[MUD-Dev] Community Relations

Jon A. Lambert jlsysinc at ix.netcom.com
Tue Feb 8 12:25:57 New Zealand Daylight Time 2000


Lovecraft wrote:
>
>Players decide to what degree to carry the law.  Role-playing laws are
>generally considered a special form of harassment, because it annoys some
>members of the community.  If nobody present is annoyed, then there's no
>need to enforce it.  A law enforcer could be more demanding, but I wouldn't
>want it.  Entertainment is more important than lawyering.  Authoritarianism
>kills fun for the common man.
>


Your administration of Dark Ages would certainly fall under the general 
category of authoritarian.  I don't believe there's anything inherently negative 
in that term.  Obviously there is room there for a large range of qualitative 
differences.   What you describe is an administrative philosophy that is 
primarily service-oriented.  You simply respond to complaints rather than 
seek out violations and violators.   

Conversely, there is a style of administrative authoritarianism that is common 
on many muds which is often both annoying and detrimental to the 
entertainment of the user base.    I'd call it LIFEGUARD administration.  It's 
where the administration constantly monitors or polices the playerbase "for 
their own good".  Lifeguards are preventative administrators, seeking to 
short-circuit problems before they occur (ha) or responding to a user's action 
with or without the pretext of any user complaint.  A Lifeguard will almost always 
attempt to adjudicate P v P and P v Group problems based on "the pool rules" 
rather than waiting on and encouraging possible user solutions to problems. 
I think Lifeguardism perpetuates itself through conditioning the user base to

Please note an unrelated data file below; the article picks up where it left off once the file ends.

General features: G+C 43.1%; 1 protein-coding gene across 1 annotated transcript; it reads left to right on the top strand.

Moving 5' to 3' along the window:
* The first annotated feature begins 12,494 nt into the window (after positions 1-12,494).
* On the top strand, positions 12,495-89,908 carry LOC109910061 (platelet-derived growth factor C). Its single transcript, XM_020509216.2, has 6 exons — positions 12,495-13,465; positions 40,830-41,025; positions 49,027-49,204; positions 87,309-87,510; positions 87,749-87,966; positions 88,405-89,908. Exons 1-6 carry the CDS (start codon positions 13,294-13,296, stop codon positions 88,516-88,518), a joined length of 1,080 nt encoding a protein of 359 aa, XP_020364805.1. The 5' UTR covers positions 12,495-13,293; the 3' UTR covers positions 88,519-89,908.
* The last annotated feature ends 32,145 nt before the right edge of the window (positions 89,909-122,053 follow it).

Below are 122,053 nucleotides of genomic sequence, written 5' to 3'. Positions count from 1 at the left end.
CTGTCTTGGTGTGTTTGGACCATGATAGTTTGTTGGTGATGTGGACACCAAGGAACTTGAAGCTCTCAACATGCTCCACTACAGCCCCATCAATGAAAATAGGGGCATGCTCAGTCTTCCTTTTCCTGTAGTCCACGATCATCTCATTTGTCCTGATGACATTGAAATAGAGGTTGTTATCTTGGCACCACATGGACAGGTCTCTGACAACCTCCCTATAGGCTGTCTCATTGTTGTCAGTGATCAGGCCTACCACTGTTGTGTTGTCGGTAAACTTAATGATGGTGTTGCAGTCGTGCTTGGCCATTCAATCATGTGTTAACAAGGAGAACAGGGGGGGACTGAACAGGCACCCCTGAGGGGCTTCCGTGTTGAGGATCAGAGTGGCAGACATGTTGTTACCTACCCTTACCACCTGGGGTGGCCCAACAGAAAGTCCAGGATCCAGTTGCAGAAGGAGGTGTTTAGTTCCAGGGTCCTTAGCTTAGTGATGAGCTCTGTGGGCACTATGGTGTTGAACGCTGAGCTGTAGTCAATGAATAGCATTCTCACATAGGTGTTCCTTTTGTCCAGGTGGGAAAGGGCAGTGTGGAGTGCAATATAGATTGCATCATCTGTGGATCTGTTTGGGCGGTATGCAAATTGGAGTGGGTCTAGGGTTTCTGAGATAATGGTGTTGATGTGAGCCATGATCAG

rely more and more on the Lifeguard as the primary (or only) mechanism of 
problem resolution and as a coercive threat or fear weapon (i.e. If you don't 
stop I'll scream help!).  I think Lifeguard administrators often start with the best 
intentions, but become caught up in a user feedback loop leading to belief in 
their own inherent moral or intellectual superiority over their user population at 
large.   I think the frustration with and perceived inability of users to solve 
problems amongst themselves is   negatively reinforced with this administration 
style.   Perhaps there is less truth in the statement "Users are poorly equipped 
to deal with problems.", than in "Administrators are indisposed to allowing users 
to deal with problems."

I think your style probably comes pretty close in spirit to the user-controlled mud 
space I described in an earlier post.  Dr. Cat's comments on some much earlier 
threads on how he handles PvP problems are also similar.  

--
--*     Jon A. Lambert - TychoMUD Email: jlsysinc at nospam.ix.netcom.com     *--
--*     Mud Server Developer's Page <http://jlsysinc.home.netcom.com>      *--
--* "No Free man shall ever be debarred the use of arms." Thomas Jefferson *--





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